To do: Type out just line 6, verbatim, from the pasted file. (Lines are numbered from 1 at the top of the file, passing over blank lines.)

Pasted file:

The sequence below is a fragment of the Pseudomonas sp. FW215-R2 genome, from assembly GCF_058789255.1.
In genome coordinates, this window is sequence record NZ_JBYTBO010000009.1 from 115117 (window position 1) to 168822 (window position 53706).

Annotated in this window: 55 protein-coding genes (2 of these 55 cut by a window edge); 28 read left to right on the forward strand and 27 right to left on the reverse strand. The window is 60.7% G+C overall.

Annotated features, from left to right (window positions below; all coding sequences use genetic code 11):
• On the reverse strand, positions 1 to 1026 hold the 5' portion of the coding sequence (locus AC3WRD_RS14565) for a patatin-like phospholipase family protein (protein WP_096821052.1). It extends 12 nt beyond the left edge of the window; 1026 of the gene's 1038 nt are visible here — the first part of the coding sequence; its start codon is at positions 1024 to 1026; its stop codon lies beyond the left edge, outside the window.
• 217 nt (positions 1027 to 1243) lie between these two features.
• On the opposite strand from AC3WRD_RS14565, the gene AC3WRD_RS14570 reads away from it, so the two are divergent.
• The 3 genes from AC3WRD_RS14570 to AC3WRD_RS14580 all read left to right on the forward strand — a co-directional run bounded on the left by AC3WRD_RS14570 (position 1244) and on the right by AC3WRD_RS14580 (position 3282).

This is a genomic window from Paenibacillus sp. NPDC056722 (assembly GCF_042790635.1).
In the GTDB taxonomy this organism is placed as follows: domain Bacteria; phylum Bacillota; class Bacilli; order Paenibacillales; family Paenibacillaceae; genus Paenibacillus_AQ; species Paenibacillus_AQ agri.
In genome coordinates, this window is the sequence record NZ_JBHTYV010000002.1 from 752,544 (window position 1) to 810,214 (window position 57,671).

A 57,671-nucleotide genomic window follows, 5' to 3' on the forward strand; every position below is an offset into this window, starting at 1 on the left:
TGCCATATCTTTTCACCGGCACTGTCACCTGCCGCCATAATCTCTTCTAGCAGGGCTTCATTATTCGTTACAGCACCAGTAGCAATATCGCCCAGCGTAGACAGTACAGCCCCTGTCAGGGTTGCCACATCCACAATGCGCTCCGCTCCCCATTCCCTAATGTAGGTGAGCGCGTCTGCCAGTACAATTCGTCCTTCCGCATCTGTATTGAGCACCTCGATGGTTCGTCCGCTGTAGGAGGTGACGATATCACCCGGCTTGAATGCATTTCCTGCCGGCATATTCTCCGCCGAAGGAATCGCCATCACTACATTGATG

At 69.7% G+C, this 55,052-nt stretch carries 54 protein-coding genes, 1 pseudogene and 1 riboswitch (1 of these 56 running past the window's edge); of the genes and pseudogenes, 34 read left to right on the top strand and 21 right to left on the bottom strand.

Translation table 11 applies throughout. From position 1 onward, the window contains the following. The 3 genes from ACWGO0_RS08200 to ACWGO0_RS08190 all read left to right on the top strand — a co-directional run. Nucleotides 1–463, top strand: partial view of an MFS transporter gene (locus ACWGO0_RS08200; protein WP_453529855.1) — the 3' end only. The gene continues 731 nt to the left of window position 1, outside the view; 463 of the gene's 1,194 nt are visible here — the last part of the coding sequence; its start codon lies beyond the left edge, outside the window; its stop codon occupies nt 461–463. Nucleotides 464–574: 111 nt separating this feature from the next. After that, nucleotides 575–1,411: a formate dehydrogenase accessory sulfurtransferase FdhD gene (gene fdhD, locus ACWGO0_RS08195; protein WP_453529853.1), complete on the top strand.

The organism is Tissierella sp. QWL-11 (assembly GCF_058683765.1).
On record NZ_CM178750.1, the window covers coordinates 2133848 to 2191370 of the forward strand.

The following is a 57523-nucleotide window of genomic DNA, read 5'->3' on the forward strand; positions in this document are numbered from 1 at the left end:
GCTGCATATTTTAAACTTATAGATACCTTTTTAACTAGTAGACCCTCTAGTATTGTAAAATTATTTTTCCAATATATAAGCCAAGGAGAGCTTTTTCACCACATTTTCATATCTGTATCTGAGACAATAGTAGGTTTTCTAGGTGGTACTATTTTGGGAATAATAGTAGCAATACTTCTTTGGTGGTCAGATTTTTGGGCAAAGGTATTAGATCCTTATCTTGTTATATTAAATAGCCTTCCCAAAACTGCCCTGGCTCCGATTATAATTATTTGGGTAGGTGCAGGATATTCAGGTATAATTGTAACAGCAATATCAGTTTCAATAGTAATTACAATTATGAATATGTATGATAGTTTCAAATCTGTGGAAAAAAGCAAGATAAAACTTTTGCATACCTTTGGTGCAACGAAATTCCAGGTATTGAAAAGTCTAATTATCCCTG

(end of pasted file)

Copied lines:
• 217 nt (positions 1027 to 1243) lie between these two features.